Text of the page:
Whether you are a start-up looking for seed money or a seasoned business wanting to get to the next level, an infusion of money into the company is often the best way to get there. Turning to the investor and venture capital (VC) world is more and more common. If you are wondering what investors and VCs might be looking for, you are not alone. This article is the first in our series on what investors what to see, and we’re going to be focusing on the people side of the equation today.
Investors are varied, and so are the things they look for. While there are some foundational items, know that each investor or VC will likely bring their own twist to the table or put more value on a different area than another. That being said, you can use the list below to take a good look at your company and get it ship shape for investors.
It starts with PEOPLE.
The foundation of any company is its people and many investors who look to the CEO or the founder(s) of a company as the primary piece they are investing in. This type of investor usually cares more about the person leading the company than even the product or service. Still, others place a lot of emphasis on the personal at the top but consider it just one of several metrics they look at. Regardless of which side an investor leans toward, they all are consistent about what they look for in people.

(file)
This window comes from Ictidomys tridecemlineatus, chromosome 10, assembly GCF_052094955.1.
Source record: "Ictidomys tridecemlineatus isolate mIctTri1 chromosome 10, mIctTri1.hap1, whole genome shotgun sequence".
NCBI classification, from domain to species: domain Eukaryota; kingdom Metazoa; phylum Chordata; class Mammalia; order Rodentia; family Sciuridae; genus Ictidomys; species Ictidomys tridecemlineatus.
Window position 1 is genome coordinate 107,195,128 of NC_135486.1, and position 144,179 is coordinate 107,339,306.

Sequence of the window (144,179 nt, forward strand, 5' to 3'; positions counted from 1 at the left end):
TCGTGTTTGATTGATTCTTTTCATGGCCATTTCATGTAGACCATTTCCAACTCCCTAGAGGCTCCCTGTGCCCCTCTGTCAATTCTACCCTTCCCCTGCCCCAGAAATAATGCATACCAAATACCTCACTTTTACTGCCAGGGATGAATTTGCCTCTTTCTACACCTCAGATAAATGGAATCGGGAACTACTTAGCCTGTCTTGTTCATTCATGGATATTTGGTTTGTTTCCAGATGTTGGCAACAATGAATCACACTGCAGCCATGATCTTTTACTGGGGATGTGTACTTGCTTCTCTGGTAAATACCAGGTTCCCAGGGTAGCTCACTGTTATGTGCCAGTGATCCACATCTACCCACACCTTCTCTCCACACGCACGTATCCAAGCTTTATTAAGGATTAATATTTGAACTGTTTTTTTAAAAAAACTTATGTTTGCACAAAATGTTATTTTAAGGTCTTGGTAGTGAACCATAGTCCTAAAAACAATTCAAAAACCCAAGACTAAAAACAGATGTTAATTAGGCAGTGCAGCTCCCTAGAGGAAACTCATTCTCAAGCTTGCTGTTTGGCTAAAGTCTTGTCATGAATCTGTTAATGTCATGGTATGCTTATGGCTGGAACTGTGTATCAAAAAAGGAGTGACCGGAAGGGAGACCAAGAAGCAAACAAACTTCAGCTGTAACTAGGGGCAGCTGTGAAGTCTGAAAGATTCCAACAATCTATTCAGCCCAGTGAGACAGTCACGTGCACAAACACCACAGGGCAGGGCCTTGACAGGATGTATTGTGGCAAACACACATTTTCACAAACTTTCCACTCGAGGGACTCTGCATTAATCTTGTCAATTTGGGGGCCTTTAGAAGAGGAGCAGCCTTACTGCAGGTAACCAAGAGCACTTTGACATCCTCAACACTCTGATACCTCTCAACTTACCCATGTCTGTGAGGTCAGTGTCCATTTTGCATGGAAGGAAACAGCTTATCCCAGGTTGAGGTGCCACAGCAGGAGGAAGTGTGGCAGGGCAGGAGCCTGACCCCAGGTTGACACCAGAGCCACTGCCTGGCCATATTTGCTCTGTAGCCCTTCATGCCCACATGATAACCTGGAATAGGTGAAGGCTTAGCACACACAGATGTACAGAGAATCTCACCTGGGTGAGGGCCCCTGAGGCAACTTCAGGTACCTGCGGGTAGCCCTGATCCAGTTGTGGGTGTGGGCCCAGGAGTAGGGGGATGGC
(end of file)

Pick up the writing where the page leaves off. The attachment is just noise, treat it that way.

Investors want to see a mindset of persistence and passion about the product, the business, and the industry. Growing a business is hard, and as many of us know, it will put us in the place of facing unexpected challenges. Typically investors and VC have already walked this road. They know what it is going to take to make a successful business happen. They look for those qualities in the company leader and their key team members.
While the founder or CEO is always on the hot seat when seeking out investors, having a solid team in place is also pivotal. Common questions VC’s look to answer are:
• Does your team work together well?
• Do they have the same passion for the product or service that you as the founder or CEO have?
• How much experience exists in your the team?
During the period of building relationships with and pitching to investors, remember that they will be watching how quickly you respond to emails, phone calls, text messages, etc. If you take days to get back to them now when you are “courting” them, it can send the message that you either aren’t interested or that you’re not reliable.
Even though not all investors base their entire funding decision on the founder or CEO, just know that it is a vital part of every VC’s decision. So let your passion for the product, the industry, the customers, and your employees come through in your interactions with investors. You got into this business for a reason and so did your team. Be real. Be transparent.
In our next installment in September we will take a look at what VCs and investors are looking for in your product or service.